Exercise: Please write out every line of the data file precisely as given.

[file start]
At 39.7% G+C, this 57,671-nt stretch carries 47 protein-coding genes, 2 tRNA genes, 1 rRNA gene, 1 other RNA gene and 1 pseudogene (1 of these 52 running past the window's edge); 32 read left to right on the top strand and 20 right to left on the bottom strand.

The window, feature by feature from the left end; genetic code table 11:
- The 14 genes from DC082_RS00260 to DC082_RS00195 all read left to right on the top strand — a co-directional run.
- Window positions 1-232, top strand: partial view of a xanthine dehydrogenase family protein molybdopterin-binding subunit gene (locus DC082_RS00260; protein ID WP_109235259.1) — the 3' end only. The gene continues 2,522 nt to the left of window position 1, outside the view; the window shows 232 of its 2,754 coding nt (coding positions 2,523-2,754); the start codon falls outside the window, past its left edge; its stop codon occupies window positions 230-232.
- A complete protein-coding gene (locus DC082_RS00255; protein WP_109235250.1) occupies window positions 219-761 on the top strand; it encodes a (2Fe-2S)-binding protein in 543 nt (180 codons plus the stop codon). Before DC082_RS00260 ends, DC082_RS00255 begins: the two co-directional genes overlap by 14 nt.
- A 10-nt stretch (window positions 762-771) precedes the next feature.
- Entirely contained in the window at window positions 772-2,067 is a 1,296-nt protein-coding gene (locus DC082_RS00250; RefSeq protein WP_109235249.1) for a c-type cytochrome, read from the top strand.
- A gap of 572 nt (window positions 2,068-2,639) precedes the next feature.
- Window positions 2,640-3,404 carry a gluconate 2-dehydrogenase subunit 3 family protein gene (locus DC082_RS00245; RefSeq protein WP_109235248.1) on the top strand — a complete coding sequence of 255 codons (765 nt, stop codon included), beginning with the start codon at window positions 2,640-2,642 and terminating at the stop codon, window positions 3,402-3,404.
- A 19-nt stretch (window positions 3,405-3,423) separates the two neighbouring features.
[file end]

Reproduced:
At 39.7% G+C, this 57,671-nt stretch carries 47 protein-coding genes, 2 tRNA genes, 1 rRNA gene, 1 other RNA gene and 1 pseudogene (1 of these 52 running past the window's edge); 32 read left to right on the top strand and 20 right to left on the bottom strand.

The window, feature by feature from the left end; genetic code table 11:
- The 14 genes from DC082_RS00260 to DC082_RS00195 all read left to right on the top strand — a co-directional run.
- Window positions 1-232, top strand: partial view of a xanthine dehydrogenase family protein molybdopterin-binding subunit gene (locus DC082_RS00260; protein ID WP_109235259.1) — the 3' end only. The gene continues 2,522 nt to the left of window position 1, outside the view; the window shows 232 of its 2,754 coding nt (coding positions 2,523-2,754); the start codon falls outside the window, past its left edge; its stop codon occupies window positions 230-232.
- A complete protein-coding gene (locus DC082_RS00255; protein WP_109235250.1) occupies window positions 219-761 on the top strand; it encodes a (2Fe-2S)-binding protein in 543 nt (180 codons plus the stop codon). Before DC082_RS00260 ends, DC082_RS00255 begins: the two co-directional genes overlap by 14 nt.
- A 10-nt stretch (window positions 762-771) precedes the next feature.
- Entirely contained in the window at window positions 772-2,067 is a 1,296-nt protein-coding gene (locus DC082_RS00250; RefSeq protein WP_109235249.1) for a c-type cytochrome, read from the top strand.
- A gap of 572 nt (window positions 2,068-2,639) precedes the next feature.
- Window positions 2,640-3,404 carry a gluconate 2-dehydrogenase subunit 3 family protein gene (locus DC082_RS00245; RefSeq protein WP_109235248.1) on the top strand — a complete coding sequence of 255 codons (765 nt, stop codon included), beginning with the start codon at window positions 2,640-2,642 and terminating at the stop codon, window positions 3,402-3,404.
- A 19-nt stretch (window positions 3,405-3,423) separates the two neighbouring features.